Today – with the need to register online for everything, the personal
overhead in creating and managing user-id’s, account names, and passwords is
getting out of control. I use a separate MS-Word document to track all this
stuff. I use different level passwords (level 1-3) where Level 1 is for stuff I
do not care about and is open through Level 3 which I rarely use on things like
online-banking, etc. In the MS-Word document I do not actually record the
password – I trust myself to remember this, but I do annotate the account with
the specific level password I use (level 1, level 2a, etc)
This actually works OK for me, but still – I need this MS-Word document
to remember all my references and if I am not on my own computer, I am a bit
lost… I was a thinking of maybe putting this on an FTP site, but I am
concerned for the obvious security issues.
I cannot be alone with this problem. Is there a better system out there?
A personal password management system that enables me to access all my accounts
and level passwords in a secure manner? I see there are things like
PasswordLocker, but I am not sure I trust the security piece.
Do you have any suggestions?
|My approach has changed since this article was written. I now recommend and use Lastpass. See Managing Lots of Passwords for a video demonstration (with transcript).|
First off, I have to say that your approach is already pretty good. The fact that
you’re not actually storing the passwords themselves, but just a mnemonic
device for yourself, is an excellent technique that most people don’t think
My approach is similar, I use different “levels” of passwords, for example,
but I use Excel instead of Word.
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I have a spreadsheet in which I keep all the sensitive information, and
that, then, is kept in an encrypted virtual drive using free open source
software called TrueCrypt. I’ve written about it before, discussing how to keep the data on my
Unfortunately I don’t really have a good solution for access anywhere
without having your own computer in front of you. Your approach using numbers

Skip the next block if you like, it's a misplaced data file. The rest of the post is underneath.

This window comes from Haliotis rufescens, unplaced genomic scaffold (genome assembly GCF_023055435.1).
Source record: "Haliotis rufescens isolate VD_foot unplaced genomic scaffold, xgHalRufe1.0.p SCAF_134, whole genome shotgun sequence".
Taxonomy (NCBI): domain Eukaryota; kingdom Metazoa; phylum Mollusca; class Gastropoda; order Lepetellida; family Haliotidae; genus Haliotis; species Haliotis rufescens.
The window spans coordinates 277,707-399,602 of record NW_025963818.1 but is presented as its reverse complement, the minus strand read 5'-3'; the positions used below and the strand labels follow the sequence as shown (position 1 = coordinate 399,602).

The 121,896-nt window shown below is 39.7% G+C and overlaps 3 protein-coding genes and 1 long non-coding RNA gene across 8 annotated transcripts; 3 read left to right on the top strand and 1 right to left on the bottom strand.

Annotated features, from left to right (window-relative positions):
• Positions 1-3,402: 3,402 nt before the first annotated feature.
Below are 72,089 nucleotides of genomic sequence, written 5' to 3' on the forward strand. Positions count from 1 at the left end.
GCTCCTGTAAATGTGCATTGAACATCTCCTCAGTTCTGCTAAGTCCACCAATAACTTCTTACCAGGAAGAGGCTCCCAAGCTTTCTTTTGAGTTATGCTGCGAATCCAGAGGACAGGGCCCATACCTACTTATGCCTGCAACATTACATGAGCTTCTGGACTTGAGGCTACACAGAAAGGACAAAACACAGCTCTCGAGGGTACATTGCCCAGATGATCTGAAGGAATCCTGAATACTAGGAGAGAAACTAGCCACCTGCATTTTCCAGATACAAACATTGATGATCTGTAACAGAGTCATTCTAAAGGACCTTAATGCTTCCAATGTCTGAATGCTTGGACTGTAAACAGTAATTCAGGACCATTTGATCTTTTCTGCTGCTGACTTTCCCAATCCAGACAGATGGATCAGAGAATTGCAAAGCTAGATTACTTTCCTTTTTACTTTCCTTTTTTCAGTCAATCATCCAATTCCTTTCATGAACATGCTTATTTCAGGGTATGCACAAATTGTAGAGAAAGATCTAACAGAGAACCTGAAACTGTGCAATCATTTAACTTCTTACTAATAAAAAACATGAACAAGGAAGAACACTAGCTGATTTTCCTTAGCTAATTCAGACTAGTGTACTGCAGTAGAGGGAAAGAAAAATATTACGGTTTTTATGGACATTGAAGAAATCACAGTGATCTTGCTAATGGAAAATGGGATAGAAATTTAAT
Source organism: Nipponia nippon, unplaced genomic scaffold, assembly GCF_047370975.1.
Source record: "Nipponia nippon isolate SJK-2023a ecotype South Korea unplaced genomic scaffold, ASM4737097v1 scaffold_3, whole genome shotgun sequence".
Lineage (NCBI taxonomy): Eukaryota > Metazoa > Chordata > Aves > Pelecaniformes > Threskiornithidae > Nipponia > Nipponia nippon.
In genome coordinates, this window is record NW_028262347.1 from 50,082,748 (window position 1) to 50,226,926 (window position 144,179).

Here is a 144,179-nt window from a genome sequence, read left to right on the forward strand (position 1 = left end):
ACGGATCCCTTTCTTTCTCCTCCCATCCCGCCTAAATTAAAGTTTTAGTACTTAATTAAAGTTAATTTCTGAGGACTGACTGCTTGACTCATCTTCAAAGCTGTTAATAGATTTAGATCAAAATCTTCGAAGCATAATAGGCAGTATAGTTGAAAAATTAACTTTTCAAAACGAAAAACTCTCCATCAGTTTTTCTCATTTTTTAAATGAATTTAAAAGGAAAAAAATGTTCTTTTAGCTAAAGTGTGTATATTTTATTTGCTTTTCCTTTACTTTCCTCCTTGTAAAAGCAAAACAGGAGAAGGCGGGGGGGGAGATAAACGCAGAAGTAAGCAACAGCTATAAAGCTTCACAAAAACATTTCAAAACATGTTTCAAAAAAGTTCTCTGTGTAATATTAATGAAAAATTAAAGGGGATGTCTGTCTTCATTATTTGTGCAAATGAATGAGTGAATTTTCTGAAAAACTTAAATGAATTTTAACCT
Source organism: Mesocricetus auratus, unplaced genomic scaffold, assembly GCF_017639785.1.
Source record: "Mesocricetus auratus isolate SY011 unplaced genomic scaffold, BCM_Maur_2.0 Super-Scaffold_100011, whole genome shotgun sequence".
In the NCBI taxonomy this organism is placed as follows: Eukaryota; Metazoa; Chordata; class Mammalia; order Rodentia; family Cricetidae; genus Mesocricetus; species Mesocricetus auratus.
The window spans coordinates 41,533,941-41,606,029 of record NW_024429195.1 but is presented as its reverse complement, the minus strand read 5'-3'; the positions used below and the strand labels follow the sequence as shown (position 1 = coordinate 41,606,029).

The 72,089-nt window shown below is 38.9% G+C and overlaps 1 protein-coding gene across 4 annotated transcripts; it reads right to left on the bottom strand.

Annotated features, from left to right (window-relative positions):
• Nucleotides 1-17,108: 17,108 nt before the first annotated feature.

to represent passwords seems reasonably secure, and I’d probably be ok with
putting that on a password-protected website or ftp site. Even if someone did
get that list, they would only get your mnemonics, and not your actual
passwords. It would take a little work, but depending on how server-savvy you
are, you could encrypt that on the server and only decrypt on demand when the
correct passphrase is supplied. You could further put it on a secure (https)
page so as to prevent network sniffing.
The more common approach is to use a USB thumb drive with the data thereon
encrypted. Even a small inexpensive one is large enough to carry both the data
you care about, and the decryption software needed. The downside, of course, is
that to access the information you’ll need access to a computer with a USB
port, and an operating system compatible with the decryption software.
TrueCrypt, for example, is Windows only. In a case like this, I would keep the
data in a plain text file, so as not to require an additional program, like
Word or Excel, to view the data once it’s decrypted. And I’d certainly keep
an UNencrypted version in a secure location as backup.
Most password management programs that I’ve seen all boil down to something
very similar: an encrypted database with a secure UI to view and alter the
contents. I’ve come to avoid those programs simply because their encryption is
often unproven, the database formats non-standard, and like you, I’m just not
sure I always trust them.
And they don’t solve the access-anywhere problem that you’re asking
So I know that didn’t answer your question about alternatives, but given
your approach, I’d be ok with the information on a password protected ftp site.
Hopefully I’ve given you some additional approaches to think about as well.